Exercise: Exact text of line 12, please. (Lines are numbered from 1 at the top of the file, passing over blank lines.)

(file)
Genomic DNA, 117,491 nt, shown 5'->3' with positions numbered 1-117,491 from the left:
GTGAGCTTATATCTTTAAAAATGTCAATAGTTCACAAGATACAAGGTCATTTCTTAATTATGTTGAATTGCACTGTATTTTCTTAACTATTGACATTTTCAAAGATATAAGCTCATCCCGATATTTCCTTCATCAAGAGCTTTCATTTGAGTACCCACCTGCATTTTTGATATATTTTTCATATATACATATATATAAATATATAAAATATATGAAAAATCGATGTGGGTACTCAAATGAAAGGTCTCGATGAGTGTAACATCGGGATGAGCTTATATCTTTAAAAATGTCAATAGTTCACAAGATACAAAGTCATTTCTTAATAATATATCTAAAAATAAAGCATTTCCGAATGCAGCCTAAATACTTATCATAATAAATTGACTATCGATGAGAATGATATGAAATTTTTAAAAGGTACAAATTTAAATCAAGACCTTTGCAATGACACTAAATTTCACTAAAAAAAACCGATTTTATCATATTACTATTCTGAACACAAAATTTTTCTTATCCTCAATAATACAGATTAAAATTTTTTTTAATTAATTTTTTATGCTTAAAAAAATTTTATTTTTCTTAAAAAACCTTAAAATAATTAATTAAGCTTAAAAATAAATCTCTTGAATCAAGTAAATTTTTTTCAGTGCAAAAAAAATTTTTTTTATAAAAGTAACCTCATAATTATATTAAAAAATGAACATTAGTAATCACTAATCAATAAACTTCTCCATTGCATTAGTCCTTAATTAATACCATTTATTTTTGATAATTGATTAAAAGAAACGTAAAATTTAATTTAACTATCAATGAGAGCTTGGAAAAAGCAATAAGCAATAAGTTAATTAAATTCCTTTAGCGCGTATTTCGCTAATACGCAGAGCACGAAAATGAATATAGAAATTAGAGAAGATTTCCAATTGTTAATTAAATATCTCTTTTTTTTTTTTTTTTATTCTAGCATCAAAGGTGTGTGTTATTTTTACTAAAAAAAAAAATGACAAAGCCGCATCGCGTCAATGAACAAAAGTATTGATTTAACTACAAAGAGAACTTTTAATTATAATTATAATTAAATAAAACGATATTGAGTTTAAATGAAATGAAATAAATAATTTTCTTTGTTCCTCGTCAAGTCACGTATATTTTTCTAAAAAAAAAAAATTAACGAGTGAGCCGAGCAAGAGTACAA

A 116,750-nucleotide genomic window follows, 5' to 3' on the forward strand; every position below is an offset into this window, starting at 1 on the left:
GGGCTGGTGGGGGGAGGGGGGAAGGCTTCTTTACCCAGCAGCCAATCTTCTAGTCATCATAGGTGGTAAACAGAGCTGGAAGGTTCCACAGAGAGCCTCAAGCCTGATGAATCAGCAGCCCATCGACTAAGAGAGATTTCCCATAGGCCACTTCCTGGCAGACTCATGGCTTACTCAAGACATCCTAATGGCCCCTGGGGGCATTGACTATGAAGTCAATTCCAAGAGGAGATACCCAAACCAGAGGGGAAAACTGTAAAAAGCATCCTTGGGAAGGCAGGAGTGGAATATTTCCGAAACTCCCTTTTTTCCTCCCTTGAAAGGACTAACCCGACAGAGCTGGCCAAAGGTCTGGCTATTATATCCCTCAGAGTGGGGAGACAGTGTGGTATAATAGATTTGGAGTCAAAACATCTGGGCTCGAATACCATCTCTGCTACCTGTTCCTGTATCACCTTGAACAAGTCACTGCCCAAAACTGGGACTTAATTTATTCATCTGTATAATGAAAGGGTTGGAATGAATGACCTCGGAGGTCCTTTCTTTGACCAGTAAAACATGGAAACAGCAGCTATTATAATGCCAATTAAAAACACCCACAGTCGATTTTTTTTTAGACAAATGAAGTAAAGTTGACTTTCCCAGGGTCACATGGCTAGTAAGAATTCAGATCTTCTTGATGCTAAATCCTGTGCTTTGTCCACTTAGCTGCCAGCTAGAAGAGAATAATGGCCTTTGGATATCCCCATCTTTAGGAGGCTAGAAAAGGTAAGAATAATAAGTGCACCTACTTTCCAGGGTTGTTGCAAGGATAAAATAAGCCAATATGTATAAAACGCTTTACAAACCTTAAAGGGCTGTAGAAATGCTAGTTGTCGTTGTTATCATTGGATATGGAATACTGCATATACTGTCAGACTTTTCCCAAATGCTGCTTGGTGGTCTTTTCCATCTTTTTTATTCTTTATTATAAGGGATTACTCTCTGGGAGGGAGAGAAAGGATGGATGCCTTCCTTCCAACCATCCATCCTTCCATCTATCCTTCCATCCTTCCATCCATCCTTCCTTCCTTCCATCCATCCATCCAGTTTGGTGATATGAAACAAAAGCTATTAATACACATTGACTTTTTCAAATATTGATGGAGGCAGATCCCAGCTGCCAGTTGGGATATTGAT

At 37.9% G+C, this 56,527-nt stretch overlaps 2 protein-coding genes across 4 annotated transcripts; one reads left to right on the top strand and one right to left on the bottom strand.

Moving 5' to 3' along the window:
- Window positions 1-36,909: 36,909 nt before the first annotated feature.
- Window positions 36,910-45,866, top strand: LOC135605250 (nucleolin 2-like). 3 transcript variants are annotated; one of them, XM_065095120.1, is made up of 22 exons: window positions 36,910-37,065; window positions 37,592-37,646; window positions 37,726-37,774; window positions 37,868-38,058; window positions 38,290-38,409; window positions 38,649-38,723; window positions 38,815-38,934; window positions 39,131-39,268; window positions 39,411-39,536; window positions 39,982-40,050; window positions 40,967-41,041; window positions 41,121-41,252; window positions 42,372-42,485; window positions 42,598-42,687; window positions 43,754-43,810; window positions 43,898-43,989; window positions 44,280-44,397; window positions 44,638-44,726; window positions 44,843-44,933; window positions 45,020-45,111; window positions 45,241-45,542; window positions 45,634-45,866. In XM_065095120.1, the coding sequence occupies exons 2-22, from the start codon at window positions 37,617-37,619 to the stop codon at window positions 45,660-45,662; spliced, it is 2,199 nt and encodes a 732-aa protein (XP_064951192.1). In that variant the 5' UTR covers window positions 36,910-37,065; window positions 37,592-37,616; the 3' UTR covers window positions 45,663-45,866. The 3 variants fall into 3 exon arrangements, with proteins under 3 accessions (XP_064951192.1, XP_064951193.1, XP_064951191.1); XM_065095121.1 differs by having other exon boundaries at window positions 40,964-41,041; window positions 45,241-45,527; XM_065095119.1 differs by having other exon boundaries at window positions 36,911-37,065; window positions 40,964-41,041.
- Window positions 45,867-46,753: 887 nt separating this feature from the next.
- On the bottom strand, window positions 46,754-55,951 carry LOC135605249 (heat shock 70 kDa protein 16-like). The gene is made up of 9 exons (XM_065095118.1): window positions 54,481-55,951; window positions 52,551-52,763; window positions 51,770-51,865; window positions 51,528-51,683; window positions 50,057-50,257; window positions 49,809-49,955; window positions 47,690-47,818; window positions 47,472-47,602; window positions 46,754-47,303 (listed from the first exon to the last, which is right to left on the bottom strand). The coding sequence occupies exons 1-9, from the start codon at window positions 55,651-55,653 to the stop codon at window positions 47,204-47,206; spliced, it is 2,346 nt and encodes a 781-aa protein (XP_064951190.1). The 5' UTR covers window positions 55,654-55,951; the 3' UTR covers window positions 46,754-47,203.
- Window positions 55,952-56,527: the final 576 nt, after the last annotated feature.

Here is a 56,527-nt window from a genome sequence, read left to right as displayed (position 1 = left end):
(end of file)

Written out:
Here is a 56,527-nt window from a genome sequence, read left to right as displayed (position 1 = left end):